Dazzle Camouflage is out!!

Dazzle Camouflage: Spectacular Theatrical Strategies for Resistance and Resilience offers two profiles of contemporary theater artists, Jenny Romaine and The Eggplant Faerie Players, generating analysis about their shared transformative theatrical strategies. Using oral history, archival research, and experiences working with these artists, the author tells their stories and identifies the roles of Dazzle Camouflage, Re-Mixing History, and Rehearsing Resistance in their work. Both profiles are interwoven with progressive Jewish and Queer culture and politics.



After Theodore Kerr published an interview with me about Dazzle Camouflage, I heard from Canadian AIDS activists who had just found a video of Michael Smith’s performance “Person Livid with AIDS”(1990) which SPREE and the Eggplant Faerie Players had toured with 25+ years ago, and then gone on to develop a new show by the same name when no script or video could be found following the death of their friend Michael Smith. The reconnection through this piece, 25+ years later, between the creative work of Michael Smith and the Eggplant Faeries feels to me to be such a magical braiding together of between-worlds connectedness. Thanks to Ryan Conrad and all who worked to share this important performance and activist history.

Michael Smith’s 1990 one-man show with occasional musical accompaniments was performed as part of the QueerCulture Festival organized by Buddies in Bad Times before Buddies became the anchored institution it is today. Person Livid With AIDS: A Day in the Life of a Gay Man Living with AIDS (PLWA), which had a three day run at the Factory Studio Café at Bathurst and Adelaide (a precursor to today’s Factory Theatre), was also captured on a grainy video tape that recently resurfaced through the efforts of British Columbia-based sex worker activist Andy Sorfleet. The tape was found in the estate of deceased Toronto lesbian activist Chris Bearchell who had retired to the Gulf Islands of British Columbia. While the production would be restaged in early 1991 as a fundraiser for AIDS ACTION NOW! and Gays & Lesbians of the First Nations,[1] this tape, in all its fuzzy, glitchy, VHS glory, along with an accompanying publicity poster, and ‘zine, is primarily what remains of Smith’s original play. Read the full piece here…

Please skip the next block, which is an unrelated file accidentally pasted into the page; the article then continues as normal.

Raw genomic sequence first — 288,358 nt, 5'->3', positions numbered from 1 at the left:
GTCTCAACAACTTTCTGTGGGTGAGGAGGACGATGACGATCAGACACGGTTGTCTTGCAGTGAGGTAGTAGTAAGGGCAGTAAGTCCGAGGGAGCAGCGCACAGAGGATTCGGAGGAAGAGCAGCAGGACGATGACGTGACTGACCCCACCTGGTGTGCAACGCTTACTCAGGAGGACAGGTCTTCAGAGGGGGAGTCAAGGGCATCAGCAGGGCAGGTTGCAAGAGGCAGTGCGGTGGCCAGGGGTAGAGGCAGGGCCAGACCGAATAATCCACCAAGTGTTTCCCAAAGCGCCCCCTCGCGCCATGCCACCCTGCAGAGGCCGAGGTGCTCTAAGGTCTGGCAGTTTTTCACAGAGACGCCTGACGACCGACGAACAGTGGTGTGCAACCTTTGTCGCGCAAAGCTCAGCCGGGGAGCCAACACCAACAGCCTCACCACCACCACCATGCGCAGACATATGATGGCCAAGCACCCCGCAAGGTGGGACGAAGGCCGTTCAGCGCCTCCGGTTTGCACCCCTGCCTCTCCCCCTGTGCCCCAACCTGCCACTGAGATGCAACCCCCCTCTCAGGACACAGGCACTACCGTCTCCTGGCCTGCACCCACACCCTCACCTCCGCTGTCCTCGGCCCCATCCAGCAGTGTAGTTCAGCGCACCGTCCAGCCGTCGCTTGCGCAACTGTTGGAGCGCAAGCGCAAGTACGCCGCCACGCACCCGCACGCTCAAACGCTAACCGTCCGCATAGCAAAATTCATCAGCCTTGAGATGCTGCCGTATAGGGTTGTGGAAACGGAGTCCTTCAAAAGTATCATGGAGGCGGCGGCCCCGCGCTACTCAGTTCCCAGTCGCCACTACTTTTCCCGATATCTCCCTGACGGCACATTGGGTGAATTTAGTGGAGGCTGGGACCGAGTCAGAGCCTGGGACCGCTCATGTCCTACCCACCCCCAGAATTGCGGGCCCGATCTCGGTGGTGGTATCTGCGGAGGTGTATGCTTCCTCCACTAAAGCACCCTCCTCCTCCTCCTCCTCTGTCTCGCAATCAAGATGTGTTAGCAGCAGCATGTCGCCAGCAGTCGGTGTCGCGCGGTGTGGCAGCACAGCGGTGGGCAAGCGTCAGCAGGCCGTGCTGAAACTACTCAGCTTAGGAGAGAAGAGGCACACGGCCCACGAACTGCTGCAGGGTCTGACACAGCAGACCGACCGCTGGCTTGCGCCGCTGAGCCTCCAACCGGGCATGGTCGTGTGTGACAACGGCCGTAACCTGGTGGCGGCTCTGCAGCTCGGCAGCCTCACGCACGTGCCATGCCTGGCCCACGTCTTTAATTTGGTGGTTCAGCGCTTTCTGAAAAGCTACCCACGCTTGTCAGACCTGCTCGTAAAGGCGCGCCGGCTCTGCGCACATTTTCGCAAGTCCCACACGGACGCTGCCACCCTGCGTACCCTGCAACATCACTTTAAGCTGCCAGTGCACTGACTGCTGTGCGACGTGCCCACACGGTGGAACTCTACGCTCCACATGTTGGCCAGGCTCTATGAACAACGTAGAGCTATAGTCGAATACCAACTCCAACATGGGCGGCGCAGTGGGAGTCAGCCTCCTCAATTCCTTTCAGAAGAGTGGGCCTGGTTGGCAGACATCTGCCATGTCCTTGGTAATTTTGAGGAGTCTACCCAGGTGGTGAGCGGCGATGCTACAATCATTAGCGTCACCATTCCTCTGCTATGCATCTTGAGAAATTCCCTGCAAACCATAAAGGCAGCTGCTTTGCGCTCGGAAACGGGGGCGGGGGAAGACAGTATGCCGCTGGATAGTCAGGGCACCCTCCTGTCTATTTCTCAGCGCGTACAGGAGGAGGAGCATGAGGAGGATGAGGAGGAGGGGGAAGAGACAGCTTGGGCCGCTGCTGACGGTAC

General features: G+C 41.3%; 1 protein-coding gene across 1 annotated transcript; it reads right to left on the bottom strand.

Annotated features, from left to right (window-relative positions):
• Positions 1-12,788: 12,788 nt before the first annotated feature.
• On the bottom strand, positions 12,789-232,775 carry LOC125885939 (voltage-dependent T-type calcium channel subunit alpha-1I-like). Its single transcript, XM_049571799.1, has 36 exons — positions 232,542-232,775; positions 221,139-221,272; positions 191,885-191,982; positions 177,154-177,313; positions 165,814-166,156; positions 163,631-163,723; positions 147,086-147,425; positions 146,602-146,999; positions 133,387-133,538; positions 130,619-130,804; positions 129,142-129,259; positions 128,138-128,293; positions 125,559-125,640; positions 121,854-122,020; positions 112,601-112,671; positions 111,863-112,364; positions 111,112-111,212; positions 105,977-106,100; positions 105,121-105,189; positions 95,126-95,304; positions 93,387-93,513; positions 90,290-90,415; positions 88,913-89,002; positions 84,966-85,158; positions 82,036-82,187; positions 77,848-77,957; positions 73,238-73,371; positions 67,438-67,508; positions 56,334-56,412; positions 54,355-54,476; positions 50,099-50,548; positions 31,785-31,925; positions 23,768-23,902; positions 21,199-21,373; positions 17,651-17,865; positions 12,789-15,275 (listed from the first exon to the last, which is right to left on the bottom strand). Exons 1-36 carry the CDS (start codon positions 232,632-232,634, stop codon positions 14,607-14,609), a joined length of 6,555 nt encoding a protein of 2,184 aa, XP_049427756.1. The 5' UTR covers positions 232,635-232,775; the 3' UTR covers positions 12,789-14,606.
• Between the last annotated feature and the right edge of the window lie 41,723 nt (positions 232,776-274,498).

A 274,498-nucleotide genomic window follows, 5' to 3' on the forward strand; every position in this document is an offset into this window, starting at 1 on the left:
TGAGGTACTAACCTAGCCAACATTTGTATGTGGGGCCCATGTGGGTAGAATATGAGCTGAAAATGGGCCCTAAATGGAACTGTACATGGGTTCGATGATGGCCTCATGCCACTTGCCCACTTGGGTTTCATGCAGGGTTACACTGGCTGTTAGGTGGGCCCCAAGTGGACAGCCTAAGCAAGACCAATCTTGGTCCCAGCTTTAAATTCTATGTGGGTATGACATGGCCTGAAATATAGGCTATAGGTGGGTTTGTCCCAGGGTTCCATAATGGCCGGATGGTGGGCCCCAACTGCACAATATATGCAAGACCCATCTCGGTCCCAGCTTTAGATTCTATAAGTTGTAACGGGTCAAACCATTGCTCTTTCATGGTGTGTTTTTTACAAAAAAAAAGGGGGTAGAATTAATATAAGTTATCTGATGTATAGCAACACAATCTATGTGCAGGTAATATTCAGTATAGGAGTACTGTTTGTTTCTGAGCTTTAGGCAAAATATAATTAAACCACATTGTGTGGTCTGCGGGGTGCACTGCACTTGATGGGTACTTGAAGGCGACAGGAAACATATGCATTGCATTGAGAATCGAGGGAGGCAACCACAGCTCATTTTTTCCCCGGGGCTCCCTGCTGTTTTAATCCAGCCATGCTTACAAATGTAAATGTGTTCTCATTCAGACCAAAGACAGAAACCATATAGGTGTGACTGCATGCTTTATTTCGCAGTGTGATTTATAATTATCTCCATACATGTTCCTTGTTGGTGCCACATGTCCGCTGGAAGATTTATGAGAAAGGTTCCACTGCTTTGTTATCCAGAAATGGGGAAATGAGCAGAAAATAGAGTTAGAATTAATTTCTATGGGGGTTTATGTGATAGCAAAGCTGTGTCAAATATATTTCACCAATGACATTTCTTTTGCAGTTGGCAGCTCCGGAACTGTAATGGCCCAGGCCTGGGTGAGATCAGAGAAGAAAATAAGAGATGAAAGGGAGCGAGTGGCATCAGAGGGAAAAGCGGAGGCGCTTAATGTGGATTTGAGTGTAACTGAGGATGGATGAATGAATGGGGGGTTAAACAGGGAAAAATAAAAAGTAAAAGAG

Spectacular Vernacular: An Interview with Ezra Berkley Nepon on New Yiddish Theater, Queer Performance Arts, and “Dazzle Camouflage”

Check out this interview with Anna Elena Torres on In Geveb

Since before Susan Sontag’s “Notes on Camp” (1964), critics have attempted to map the relationship between Jewish culture in the US, gay culture, and theater. In this interview with writer Ezra Berkley Nepon, we discuss the connections between these genres, examining questions of Ashkenazi and queer identity, anti-assimilationism, and new Yiddish performing arts—“Notes on KlezKamp,” if you will.

Your new book is a narrative ethnography of two spaces that reject assimilation while simultaneously embracing tradition. Why bring together these two theater cultures?Read more



Dazzle Camouflage Review in Arts Everywhere

Dazzle Camouflage: Spectacular Theatrical Strategies for Resistance and Resilience is the type of book you want to buy multiple copies of and give to your friends so you all can talk about it. It’s funny, accessible, and most importantly, it is about people and ideas that are otherwise absent from mainstream discussions around contemporary art and life.

In the book, Philadelphia based artist, activist, and public intellectual Ezra Berkley Nepon provides examples of engaged theater practices rooted in ideas of health, identity, faith, citizenship, and community by looking at New York based theater artist Jenny Romaine and the Eggplant Faerie Players, a theater troupe with a connection to the wilds of Tennessee. Collectively their work explores Jewish history, the legacy of family and trauma, gender, sexuality, age, HIV / AIDS, the impact of capitalism and gentrification, and the ongoing role of the archive. The book is a reach back into the not-so-distant past to help us think about how we are living now.

Read more of this review and interview with Theodore Kerr in Arts Everywhere